:: Describe objects in detail in the listing, highlighting any flaws. Buyers should know exactly what they're getting. It's far better that an object arrive in better-than-expected condition than the reverse.

:: Source packing peanuts and bubble wrap for reuse from local businesses. Reuse newspapers as fill.

:: Wrap and pack objects carefully to prevent breakage or other damage. Use extra packing material to keep objects from shifting around in transit.

:: Most clothing items will fit in a Priority padded flat-rate envelope with no need for other packing material.

:: For all but the most experienced or volume sellers, the eBay phone app is easier for managing listings—because simpler—than the eBay website itself.

:: Avoid auctions on most things. Instead, list items as "Buy It Now" with "Best Offer" and as "Good Till Canceled." Research other people's listings and do experiments because how you list items will depend on what you're selling. If it's a highly desirable item you know for certain will sell within a week, do an auction. Otherwise, skip auctions to save yourself the hassle of relisting items every week as well as eBay's listing fees. 

:: eBay will almost always side with buyers over sellers. Keep this in mind when making decisions or resolving issues with buyers.

:: Provide feedback on buyers only after they've given feedback on you as a seller. Aim for 100% positive feedback by making the customer happy, even if they're in the wrong. As in life, most people are well intentioned.

:: eBay via PayPal will hold funds until you've established yourself as a reputable seller. After a few months of positive transactions, money will be released to your PayPal account more quickly. You can transfer money easily from PayPal to a bank account.

:: Boxes, packing materials, and merchandise all take up physical space and require solid organizational skills, so carve out a space in your home that's easily accessible but out of the way, ideally in a spare bedroom, home office, or garage.


sold on eBay: West Elm vase (bottom view)

If you have the time and energy, you can make more money selling your unwanted stuff on eBay than at a garage sale and often more than on Craigslist. I wish I had started selling my more valuable discards on eBay years ago, rather than donating them to Goodwill for free. Now I know better. With more Americans making less than our parents did (or do), despite having more education, and with cost of living increasing faster than incomes, especially in coastal urban areas, you, too, might one day need to become more creative in funding the basics of life.



(Note: Thank you to the Portland friends who've mentored me as an eBay seller, demystifying the process. I'm passing along their hard-won selling tips, as well as those learned on my own.)

12.18.2016

handknit mittens for snow days

thrifted-yarn wool mittens in progress

Portland shuts down when an inch of snow falls. Cars lie askew, abandoned on streets. Evening commutes double or triple in length. Because snow is relatively rare here, unlike rain, it's imprudent to spend tax money on an entire fleet of snow plows and sanders. It's also a much wetter, heavier snow here than in much of the dry West, often with a combination of freezing rain. (And I know this because I grew up in the high desert of southeastern Oregon where it snows regularly.) Most Portlanders don't own snow shovels or understand the importance of shoveling driveways and sidewalks before snow turns into compacted ice. Instead, we'd rather use the occasional snow as an excuse to shut school and stay home, binge-watching Netflix and drinking hot chocolate while knitting mittens. Or wait, is that just me?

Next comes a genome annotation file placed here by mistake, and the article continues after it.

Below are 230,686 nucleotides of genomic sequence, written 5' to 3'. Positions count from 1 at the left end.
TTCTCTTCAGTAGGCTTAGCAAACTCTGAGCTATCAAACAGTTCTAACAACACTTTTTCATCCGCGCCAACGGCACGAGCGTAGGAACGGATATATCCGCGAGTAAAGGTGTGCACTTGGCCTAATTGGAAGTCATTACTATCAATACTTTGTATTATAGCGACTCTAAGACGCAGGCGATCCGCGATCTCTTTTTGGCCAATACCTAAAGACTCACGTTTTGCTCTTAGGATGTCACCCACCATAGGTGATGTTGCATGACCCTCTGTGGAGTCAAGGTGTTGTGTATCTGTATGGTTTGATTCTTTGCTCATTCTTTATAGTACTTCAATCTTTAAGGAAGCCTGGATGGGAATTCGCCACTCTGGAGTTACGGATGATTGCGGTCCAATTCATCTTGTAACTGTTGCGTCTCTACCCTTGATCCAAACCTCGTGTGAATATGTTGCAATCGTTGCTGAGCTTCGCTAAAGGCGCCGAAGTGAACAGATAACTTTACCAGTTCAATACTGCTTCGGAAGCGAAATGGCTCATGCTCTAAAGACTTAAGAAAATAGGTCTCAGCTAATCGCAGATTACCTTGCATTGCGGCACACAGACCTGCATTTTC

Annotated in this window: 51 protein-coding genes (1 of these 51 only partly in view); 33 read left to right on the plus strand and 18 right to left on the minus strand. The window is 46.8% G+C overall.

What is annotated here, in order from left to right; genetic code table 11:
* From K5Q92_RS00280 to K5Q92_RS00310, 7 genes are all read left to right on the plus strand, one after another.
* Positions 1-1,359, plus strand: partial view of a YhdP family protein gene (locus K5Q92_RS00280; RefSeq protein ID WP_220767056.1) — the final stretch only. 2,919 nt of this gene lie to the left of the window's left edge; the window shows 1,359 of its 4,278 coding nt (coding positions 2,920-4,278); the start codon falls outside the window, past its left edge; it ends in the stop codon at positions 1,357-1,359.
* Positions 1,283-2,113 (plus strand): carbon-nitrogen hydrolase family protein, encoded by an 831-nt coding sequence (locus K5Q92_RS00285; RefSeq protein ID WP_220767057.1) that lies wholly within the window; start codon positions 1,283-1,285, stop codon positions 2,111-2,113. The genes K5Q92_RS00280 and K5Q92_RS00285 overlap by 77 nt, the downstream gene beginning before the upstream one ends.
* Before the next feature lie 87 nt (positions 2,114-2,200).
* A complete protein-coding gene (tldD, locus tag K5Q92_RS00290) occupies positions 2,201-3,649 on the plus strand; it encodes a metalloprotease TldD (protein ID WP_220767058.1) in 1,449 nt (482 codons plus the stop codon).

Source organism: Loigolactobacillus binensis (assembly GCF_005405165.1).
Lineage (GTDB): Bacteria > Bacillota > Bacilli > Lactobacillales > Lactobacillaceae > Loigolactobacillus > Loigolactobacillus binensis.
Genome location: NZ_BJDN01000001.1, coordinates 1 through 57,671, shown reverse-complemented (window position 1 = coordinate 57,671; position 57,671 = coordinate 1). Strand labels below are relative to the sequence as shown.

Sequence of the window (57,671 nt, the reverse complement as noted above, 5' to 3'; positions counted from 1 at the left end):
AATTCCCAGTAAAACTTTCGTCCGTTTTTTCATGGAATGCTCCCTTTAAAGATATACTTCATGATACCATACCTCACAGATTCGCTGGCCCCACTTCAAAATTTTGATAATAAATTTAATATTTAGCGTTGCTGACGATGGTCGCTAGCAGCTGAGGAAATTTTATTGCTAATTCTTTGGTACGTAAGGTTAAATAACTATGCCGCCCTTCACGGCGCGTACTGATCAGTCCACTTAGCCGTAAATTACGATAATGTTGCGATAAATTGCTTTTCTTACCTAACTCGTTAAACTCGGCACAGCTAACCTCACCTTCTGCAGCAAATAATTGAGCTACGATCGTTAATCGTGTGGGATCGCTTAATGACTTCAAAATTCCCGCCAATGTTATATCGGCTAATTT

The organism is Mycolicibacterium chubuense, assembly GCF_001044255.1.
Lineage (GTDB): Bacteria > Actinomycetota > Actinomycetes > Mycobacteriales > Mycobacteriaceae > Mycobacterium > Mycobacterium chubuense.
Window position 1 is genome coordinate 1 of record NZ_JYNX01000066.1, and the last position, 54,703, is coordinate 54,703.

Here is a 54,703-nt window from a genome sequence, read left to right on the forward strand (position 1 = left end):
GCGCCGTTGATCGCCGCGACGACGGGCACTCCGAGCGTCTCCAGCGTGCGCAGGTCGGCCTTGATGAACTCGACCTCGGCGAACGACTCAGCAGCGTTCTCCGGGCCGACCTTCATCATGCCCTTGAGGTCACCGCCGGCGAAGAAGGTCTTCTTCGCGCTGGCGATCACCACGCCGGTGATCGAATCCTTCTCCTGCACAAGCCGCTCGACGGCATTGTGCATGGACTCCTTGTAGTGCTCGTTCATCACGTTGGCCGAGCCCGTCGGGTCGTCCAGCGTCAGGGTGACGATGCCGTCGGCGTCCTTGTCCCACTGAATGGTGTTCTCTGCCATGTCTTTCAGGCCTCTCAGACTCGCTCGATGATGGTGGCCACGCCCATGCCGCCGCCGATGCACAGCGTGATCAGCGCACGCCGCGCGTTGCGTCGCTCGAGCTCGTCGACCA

I don't knit much anymore, but when I do return to simple projects like these, I remember why I taught myself to knit in the first place (i.e., I needed something to do while my ex played first-person-shooter video games nights and weekends in his "office"). Basically, creating a useful, warm clothing accessory is much more productive than sitting on the sofa for hours not creating a useful, warm accessory. And now my roommate and I can drive up to the mountains this week and play in the deep snow, maybe even trek to and bathe in one of the local hot springs. Now that's a winter break I can subscribe to.


12.09.2016

mostly white (checking boxes with DNA)

public art, Grosvenor Square, London (August 2016)

I always check the White box on race or ethnic forms. My whiteness is as obvious as the pale shade of foundation I don't wear or the amount of sunscreen and brimmed hats needed to keep me from turning pinkish-red in summer. 

And yet there are the family stories. My mother has always claimed her paternal grandmother had the coarse, wavy black hair and flaring nostrils of a part-negress. Growing up, I was told I was part-Blackfoot on my dad's side and part-Cherokee and Sioux on my mom's side, that my mother's father was one-eighth Indian, so she was one-sixteenth. But there was no documentary evidence. Supposedly the paper proof lay buried in the files of a cousin on a detached, incommunicado side of the family. These tall tales of brown ancestry were told with an offhanded pride, along with religious instruction that darker skin revealed a Biblical mark of shame and sin. The male tendency towards destructive drink on my mother's side of the family, for example, was attributed largely to proof of Indian blood.